Can contact tracing actually help stop the spread of the virus that causes COVID-19?
Can technology-assisted contact tracing, or TACT, help?
Some governments, certain tech companies, even some committed privacy activists think so. We need the most clever ideas and the most sophisticated tools to win the fight against this deadly contagion, they say, and sensor-equipped mobile technologies offer a great way to track and trace people who are ill, infected, or exposed.
We’ve been using tech to track and trace people for years, so the current pandemic makes that capability much more attractive to some, and for some good reasons.
But there are also very good reasons to proceed with great caution. The development of a technology-assisted contact tracing application must proceed with tact, the ability to sensitively deal with difficult issues.
Issues like universality and accessibility. Privacy and security. Efficiency and effectiveness. Cost and timeliness. Trust and consent.
Around the world and here in Canada, many tech companies are already trying to deliver the best contact tracing or notification platform as quickly as possible. Almost every provincial government, in addition to a wide-ranging RFP (request for proposals) from the feds, is calling for the creation of technology-assisted contact tracing solutions.
(The possible patchwork nature of multiple initiatives is only another cause for caution: the Canadian Civil Liberties Association has sent a letter to the Prime Minister and all 13 provincial and territorial premiers, warning that development of tracing programs be closely overseen by their individual privacy commissioners. Even so, that may result in a dozen or more different platforms with different efficiency rates and different privacy risks.)
Contact Testing is Time-Tested
Contact tracing is a tested, proven medical procedure; it’s been used in the fight against TB, Ebola, AIDS, and now the 2019 novel coronavirus. Tracing the human contacts that people known to have a disease have had is a crucial treatment in stopping the spread of what ails them.
But like any medical technique, it requires trained practitioners to execute properly. Like any medical technique, it is just one part of an overall treatment strategy.
Contract tracing is at its core a labour-intensive activity, to be sure. And yes, technology is often used to reduce labour requirements. But contact tracing takes real people skills, according to many medical practitioners. It’s about people talking to people. Gaining their trust, helping them remember recent activities. Providing crisis counselling, if needed, or referral to other medical treatment agents can be a big part of the relationship-building so crucial to successful contact tracing procedures.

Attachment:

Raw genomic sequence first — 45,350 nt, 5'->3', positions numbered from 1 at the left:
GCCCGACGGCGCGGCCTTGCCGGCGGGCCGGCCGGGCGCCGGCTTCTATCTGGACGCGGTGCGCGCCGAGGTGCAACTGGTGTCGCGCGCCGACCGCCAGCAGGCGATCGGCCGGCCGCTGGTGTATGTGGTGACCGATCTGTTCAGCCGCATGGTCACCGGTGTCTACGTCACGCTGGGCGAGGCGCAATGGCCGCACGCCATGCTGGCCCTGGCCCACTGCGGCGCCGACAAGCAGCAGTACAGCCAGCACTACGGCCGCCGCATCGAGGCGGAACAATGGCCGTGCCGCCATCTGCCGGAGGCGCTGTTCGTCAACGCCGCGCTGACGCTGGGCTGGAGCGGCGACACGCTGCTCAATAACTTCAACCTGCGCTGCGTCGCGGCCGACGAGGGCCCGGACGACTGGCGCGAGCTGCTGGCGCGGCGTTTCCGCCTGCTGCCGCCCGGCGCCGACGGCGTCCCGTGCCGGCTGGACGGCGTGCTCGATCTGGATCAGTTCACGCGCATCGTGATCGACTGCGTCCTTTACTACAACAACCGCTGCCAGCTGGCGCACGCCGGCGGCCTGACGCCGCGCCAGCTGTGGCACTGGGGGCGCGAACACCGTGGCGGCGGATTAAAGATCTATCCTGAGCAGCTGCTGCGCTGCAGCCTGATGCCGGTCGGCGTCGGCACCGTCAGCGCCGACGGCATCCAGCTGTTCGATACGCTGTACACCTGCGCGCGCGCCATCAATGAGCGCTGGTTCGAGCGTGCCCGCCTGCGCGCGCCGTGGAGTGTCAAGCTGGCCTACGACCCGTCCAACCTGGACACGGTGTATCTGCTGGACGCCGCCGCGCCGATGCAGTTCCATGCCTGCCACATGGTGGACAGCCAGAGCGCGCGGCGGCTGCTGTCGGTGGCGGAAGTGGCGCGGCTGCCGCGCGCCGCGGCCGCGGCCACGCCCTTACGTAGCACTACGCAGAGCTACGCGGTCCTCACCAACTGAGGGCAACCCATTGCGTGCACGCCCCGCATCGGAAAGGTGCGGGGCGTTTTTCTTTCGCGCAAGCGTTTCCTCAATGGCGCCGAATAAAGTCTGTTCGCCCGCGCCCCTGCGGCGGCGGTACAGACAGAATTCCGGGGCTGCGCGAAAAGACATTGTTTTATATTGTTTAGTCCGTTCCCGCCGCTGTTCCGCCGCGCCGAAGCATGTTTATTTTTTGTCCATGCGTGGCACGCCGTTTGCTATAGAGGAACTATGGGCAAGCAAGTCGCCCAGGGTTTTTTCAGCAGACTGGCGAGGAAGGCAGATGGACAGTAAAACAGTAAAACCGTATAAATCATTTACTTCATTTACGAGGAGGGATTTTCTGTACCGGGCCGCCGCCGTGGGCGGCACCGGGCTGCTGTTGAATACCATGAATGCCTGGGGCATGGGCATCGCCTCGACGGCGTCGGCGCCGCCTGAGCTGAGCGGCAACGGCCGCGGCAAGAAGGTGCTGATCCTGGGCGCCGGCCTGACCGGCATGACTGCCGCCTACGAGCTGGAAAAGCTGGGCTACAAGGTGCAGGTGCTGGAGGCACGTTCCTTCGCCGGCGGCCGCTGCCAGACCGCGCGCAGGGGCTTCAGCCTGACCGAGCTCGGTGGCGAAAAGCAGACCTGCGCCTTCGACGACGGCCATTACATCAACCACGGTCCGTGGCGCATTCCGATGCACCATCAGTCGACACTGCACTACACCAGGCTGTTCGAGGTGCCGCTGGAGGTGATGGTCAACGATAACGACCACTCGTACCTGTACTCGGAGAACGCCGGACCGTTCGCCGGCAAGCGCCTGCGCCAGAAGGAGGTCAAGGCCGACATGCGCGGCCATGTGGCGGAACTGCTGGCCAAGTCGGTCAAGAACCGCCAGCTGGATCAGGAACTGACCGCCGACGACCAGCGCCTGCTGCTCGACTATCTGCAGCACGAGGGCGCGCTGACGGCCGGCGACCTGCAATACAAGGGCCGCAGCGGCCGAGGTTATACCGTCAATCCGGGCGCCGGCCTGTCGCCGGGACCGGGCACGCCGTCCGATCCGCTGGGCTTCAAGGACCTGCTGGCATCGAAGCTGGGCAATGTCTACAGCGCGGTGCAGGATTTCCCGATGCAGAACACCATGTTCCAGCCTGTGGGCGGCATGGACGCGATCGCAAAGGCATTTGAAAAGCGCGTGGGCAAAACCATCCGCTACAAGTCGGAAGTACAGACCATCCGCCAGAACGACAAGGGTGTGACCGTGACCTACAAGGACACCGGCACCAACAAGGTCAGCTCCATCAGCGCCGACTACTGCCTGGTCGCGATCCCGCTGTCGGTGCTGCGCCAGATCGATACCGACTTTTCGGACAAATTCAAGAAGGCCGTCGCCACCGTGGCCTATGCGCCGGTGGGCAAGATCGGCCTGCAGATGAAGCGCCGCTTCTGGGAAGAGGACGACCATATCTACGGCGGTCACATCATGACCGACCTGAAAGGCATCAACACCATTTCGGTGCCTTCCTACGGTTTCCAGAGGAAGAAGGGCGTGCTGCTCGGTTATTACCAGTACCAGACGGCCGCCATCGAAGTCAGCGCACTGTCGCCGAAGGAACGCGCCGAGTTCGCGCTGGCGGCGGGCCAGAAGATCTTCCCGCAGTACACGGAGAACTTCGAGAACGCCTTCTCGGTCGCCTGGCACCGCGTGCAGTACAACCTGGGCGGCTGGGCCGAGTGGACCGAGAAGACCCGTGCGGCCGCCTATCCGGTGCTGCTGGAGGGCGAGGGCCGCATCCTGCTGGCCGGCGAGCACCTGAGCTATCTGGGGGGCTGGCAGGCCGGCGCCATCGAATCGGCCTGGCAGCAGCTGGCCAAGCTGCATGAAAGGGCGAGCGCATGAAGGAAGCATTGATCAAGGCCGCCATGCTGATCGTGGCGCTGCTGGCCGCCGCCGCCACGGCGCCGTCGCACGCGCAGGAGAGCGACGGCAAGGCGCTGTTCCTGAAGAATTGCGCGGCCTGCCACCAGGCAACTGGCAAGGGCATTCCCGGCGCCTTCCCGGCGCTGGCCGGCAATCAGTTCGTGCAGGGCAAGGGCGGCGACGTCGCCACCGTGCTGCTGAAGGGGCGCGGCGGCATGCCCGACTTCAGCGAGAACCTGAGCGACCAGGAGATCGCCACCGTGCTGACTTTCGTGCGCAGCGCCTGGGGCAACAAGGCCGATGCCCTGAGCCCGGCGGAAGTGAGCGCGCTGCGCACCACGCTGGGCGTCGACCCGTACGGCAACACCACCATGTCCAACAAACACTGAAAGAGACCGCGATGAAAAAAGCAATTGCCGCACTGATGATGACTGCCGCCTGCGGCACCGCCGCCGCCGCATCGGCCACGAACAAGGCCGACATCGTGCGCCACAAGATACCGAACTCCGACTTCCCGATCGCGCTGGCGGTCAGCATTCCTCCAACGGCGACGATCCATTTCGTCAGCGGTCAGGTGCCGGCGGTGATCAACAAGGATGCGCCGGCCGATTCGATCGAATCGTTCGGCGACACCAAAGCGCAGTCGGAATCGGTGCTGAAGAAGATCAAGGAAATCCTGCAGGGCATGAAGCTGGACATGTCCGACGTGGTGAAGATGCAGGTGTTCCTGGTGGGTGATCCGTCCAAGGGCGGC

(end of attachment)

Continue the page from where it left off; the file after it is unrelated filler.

But contact tracing will still not work on its own.
Experienced epidemiologists say contact tracing is like one of the four legs of a table – remove just one and the table collapses.
Testing is a key support in the fight against disease spread. Testing each and every identified exposed person, each and every contact identified. And of course, testing must be reliable, regular, and wide-spread if the contagion is to be stopped. That seems a long way away.
And because the coronavirus may be spread by human contact, and even with those who carry the virus but do not exhibit symptoms, we’ve been distancing ourselves physically and socially (that’s quarantine, and we’ve been calling it self-isolation as well). People who have been diagnosed as positive or are exhibiting related symptoms are being isolated, of course.
Testing, tracing, isolating, quarantining. Four legs of a table. Four corners of a containment box.
Clearly, when trying to stop a deadly global contagion, contacting as many people as possible who may be contagious seems like a good idea.
But (you might be surprised to know) putting a contact tracing app on a smartphone leaves out a lot of folks: projections said that last year would be the year that the global smartphone penetration rate passed 40 per cent for the first time.
Not too tactful to leave out 60 per cent of the people if you are fighting a pandemic.
Even here at home, as ubiquitous as smartphones seem to be, some 14 per cent of Canadian households do not own one. That’s a lot of Canadians to leave out of the equation. And the technical requirements of some tracing apps mean that the phone must be up-to-date; that may be a financial obstacle for some people (perhaps 15 per cent of the phones out there are said not to be compatible with the latest tracing app requirements).
Demographers will add that economic and regional differences accentuate the gap: Atlantic Canada for example, has a smartphone penetration rate far lower than the rest of the country. Certain areas of the country just are not served well by cellular or wireless signals, such as rural regions and some Indigenous communities. They cannot be left out of a serious contagion fighting contract tracing protocol.
Tactfully Raising Privacy and Security Issues
Because some technologies have already been used to track people (without their knowledge, and not to stop disease) technology-assisted contact tracing raises many privacy and security issues.
Trying to be as tactful as possible in the situation, Canada’s Office of the Privacy Commissioner has launched a framework it wants used to assess any new initiatives that impact our privacy amid the COVID-19 pandemic.
“During a public health crisis, privacy laws and other protections still apply,” the Office reminded, adding that “the principles of necessity and proportionality” should be applied.
Of course, privacy laws still apply. Yet data has added value in times of a public health crisis: the information collected (and used) during tracking and tracing activities can be used to improve health care outcomes, enhance proactive protective measures to combat a contagion, identify areas of current or potential concerns and help determine when it’s safe to reopen businesses, schools, and other public spaces.